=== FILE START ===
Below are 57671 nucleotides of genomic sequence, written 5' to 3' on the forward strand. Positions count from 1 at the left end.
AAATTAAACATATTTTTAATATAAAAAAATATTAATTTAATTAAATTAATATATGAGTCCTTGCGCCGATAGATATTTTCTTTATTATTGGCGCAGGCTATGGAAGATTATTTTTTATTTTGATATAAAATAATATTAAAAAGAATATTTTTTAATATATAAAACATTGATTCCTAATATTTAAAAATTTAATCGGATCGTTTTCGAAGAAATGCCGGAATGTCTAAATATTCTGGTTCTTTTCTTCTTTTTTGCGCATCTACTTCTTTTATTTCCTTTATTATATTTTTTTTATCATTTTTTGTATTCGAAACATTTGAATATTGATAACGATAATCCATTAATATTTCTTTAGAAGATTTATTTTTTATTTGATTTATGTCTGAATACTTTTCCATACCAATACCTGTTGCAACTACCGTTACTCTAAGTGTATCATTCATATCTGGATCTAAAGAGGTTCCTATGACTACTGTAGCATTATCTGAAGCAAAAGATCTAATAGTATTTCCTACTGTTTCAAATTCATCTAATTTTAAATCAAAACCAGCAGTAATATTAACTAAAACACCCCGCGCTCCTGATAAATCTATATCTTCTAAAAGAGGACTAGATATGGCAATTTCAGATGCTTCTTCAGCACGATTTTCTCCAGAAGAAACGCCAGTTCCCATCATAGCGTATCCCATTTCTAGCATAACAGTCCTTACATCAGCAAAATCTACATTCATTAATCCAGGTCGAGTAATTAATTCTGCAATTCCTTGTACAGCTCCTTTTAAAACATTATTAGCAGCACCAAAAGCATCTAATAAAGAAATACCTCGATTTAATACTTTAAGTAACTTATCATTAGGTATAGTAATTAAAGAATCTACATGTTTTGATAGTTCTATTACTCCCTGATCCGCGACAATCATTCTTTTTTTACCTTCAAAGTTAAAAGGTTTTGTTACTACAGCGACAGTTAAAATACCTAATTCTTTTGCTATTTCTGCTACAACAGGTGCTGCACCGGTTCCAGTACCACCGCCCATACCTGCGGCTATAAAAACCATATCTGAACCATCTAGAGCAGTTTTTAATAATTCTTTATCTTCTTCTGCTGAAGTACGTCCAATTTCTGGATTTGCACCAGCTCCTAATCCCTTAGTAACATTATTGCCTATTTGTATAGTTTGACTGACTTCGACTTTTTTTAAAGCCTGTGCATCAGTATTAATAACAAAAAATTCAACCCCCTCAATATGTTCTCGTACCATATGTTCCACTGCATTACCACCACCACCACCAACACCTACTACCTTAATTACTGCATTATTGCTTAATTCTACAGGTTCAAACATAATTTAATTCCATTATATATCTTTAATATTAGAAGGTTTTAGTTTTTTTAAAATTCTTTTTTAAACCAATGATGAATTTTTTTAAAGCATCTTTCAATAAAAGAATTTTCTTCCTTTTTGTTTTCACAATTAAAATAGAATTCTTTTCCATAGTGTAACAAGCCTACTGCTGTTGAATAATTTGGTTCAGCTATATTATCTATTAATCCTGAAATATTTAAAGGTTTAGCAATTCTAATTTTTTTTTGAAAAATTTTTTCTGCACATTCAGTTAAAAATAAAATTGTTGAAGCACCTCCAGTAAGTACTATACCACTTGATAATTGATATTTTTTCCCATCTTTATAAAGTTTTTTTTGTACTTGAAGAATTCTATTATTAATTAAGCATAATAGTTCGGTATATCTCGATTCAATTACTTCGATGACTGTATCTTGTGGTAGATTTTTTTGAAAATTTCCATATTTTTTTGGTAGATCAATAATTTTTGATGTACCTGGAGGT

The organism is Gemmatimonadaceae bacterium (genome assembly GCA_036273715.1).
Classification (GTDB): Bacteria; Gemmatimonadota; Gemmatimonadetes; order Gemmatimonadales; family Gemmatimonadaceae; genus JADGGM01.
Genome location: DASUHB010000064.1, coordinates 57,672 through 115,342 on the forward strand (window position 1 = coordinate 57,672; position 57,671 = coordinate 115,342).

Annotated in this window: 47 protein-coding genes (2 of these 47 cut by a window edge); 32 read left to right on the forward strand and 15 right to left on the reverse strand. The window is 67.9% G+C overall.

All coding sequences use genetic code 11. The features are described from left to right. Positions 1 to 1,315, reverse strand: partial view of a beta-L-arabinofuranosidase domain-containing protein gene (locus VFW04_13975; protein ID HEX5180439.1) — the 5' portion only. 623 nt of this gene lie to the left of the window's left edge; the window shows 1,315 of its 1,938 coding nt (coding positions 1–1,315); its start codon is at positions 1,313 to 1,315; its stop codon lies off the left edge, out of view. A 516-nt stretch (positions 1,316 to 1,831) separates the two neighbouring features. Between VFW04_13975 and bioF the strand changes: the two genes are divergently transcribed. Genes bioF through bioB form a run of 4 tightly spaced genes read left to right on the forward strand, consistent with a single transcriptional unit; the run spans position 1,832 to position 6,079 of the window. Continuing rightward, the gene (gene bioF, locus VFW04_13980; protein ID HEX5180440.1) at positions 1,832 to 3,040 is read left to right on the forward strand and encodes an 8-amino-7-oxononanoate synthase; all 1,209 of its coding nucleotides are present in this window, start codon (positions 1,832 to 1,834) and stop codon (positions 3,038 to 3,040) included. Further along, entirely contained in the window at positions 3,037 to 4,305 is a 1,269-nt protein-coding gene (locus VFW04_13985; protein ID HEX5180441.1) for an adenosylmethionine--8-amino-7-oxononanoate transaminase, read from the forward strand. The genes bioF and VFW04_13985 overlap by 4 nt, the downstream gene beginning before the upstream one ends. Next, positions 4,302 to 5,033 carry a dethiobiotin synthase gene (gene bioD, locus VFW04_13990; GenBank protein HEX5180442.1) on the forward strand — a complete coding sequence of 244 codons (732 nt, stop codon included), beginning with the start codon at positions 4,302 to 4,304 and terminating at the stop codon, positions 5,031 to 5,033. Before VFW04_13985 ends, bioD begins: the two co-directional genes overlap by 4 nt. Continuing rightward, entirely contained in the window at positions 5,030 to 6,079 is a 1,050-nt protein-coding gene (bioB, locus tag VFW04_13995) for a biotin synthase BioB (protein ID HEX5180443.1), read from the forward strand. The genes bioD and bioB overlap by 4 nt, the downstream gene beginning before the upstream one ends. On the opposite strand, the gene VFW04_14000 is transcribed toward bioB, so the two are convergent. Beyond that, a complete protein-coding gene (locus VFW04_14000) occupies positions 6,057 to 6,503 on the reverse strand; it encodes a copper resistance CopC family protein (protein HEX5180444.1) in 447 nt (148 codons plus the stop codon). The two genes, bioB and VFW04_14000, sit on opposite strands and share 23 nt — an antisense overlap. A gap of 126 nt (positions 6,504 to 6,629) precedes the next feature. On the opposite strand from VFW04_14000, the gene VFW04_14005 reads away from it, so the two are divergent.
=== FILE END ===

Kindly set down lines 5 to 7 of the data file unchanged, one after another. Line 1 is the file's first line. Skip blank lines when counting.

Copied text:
Genome location: DASUHB010000064.1, coordinates 57,672 through 115,342 on the forward strand (window position 1 = coordinate 57,672; position 57,671 = coordinate 115,342).

Annotated in this window: 47 protein-coding genes (2 of these 47 cut by a window edge); 32 read left to right on the forward strand and 15 right to left on the reverse strand. The window is 67.9% G+C overall.

All coding sequences use genetic code 11. The features are described from left to right. Positions 1 to 1,315, reverse strand: partial view of a beta-L-arabinofuranosidase domain-containing protein gene (locus VFW04_13975; protein ID HEX5180439.1) — the 5' portion only. 623 nt of this gene lie to the left of the window's left edge; the window shows 1,315 of its 1,938 coding nt (coding positions 1–1,315); its start codon is at positions 1,313 to 1,315; its stop codon lies off the left edge, out of view. A 516-nt stretch (positions 1,316 to 1,831) separates the two neighbouring features. Between VFW04_13975 and bioF the strand changes: the two genes are divergently transcribed. Genes bioF through bioB form a run of 4 tightly spaced genes read left to right on the forward strand, consistent with a single transcriptional unit; the run spans position 1,832 to position 6,079 of the window. Continuing rightward, the gene (gene bioF, locus VFW04_13980; protein ID HEX5180440.1) at positions 1,832 to 3,040 is read left to right on the forward strand and encodes an 8-amino-7-oxononanoate synthase; all 1,209 of its coding nucleotides are present in this window, start codon (positions 1,832 to 1,834) and stop codon (positions 3,038 to 3,040) included. Further along, entirely contained in the window at positions 3,037 to 4,305 is a 1,269-nt protein-coding gene (locus VFW04_13985; protein ID HEX5180441.1) for an adenosylmethionine--8-amino-7-oxononanoate transaminase, read from the forward strand. The genes bioF and VFW04_13985 overlap by 4 nt, the downstream gene beginning before the upstream one ends. Next, positions 4,302 to 5,033 carry a dethiobiotin synthase gene (gene bioD, locus VFW04_13990; GenBank protein HEX5180442.1) on the forward strand — a complete coding sequence of 244 codons (732 nt, stop codon included), beginning with the start codon at positions 4,302 to 4,304 and terminating at the stop codon, positions 5,031 to 5,033. Before VFW04_13985 ends, bioD begins: the two co-directional genes overlap by 4 nt. Continuing rightward, entirely contained in the window at positions 5,030 to 6,079 is a 1,050-nt protein-coding gene (bioB, locus tag VFW04_13995) for a biotin synthase BioB (protein ID HEX5180443.1), read from the forward strand. The genes bioD and bioB overlap by 4 nt, the downstream gene beginning before the upstream one ends. On the opposite strand, the gene VFW04_14000 is transcribed toward bioB, so the two are convergent. Beyond that, a complete protein-coding gene (locus VFW04_14000) occupies positions 6,057 to 6,503 on the reverse strand; it encodes a copper resistance CopC family protein (protein HEX5180444.1) in 447 nt (148 codons plus the stop codon). The two genes, bioB and VFW04_14000, sit on opposite strands and share 23 nt — an antisense overlap. A gap of 126 nt (positions 6,504 to 6,629) precedes the next feature. On the opposite strand from VFW04_14000, the gene VFW04_14005 reads away from it, so the two are divergent.